In my tradition, Judaism, I was taught that tragedy is just that “tragedy” until it brings us around to serve humanity with new insight and strength. It didn’t take 9/11 to teach me that healing those in dire straits is one of our greatest peacemaking efforts, but it sure woke me up. Two weeks after the destruction of that day, I flew to Manhattan to lead a memorial service for a friend who dedicated his life to healing children living in poverty. He was a pediatric nephrologist and witnessed the aftermath of dropping the atom bomb. Upon his return home from Japan, he started the Children’s Aid Society’s mobile clinic in NYC. It was then, after his memorial service, that I began my move back to my first passion, medicine. I was premed as an undergrad 30 years ago and through a well worn path became a lawyer, rabbi and now an RN.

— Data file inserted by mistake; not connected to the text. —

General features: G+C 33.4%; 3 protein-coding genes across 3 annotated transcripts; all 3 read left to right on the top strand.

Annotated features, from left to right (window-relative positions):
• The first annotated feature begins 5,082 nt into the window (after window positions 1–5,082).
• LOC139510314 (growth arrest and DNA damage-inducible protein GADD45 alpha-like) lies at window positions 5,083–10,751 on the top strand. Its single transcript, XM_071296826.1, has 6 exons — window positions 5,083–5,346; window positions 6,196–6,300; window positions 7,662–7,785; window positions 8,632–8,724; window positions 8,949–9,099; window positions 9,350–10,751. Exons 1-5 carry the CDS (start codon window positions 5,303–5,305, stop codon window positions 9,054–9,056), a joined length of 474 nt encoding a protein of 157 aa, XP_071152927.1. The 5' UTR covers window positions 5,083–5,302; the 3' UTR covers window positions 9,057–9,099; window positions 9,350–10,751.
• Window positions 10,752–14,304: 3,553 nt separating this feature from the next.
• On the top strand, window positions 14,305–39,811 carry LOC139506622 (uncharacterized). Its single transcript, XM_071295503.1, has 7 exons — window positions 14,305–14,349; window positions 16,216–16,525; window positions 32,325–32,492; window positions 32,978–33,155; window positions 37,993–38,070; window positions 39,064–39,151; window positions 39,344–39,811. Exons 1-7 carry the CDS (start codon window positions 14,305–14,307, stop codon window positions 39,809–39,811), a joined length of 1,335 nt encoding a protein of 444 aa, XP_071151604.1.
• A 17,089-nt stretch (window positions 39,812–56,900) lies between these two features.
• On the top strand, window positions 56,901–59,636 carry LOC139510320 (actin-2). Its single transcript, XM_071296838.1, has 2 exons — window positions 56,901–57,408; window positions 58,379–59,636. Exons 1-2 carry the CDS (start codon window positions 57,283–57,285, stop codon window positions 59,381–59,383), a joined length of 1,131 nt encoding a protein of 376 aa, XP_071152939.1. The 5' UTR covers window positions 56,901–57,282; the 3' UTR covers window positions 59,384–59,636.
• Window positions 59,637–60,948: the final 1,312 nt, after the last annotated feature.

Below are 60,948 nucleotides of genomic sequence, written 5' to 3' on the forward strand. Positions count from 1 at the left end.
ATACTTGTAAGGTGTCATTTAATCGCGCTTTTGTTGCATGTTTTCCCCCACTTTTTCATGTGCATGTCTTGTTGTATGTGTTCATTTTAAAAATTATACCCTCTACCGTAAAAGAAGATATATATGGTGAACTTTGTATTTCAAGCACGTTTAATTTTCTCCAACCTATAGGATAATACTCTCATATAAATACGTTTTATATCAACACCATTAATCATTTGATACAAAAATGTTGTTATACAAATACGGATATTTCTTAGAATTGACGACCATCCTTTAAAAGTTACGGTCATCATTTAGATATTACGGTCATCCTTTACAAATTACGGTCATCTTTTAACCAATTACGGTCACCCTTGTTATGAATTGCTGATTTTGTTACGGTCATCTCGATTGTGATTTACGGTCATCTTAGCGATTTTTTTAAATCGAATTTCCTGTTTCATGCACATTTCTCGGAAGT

Finding COHI through its founder, Sera Bonds, whose wedding I presided over, was as close to a miracle as I have ever come. The path to working toward healing and peace continued. Now, I get to do my work as an RN in a part of the world that stirs my soul. A region I visited and lived as a student and rabbi. Now, I go back with the skills of a new nurse.
Working to help make the entry of a new life in a troubled part of the world a little safer is one way I can help. My hope is to enable these families to speak kindly of Americans, of men, and this Jew, as they raise the next generation in health.
My part is just a small part. Once born, we all need to work to make the world a place where a new human being can grow up without threat of war, famine or disease. I only hope that my small piece will be a spark that ignites others to find a place to activate their passions toward healing and peace.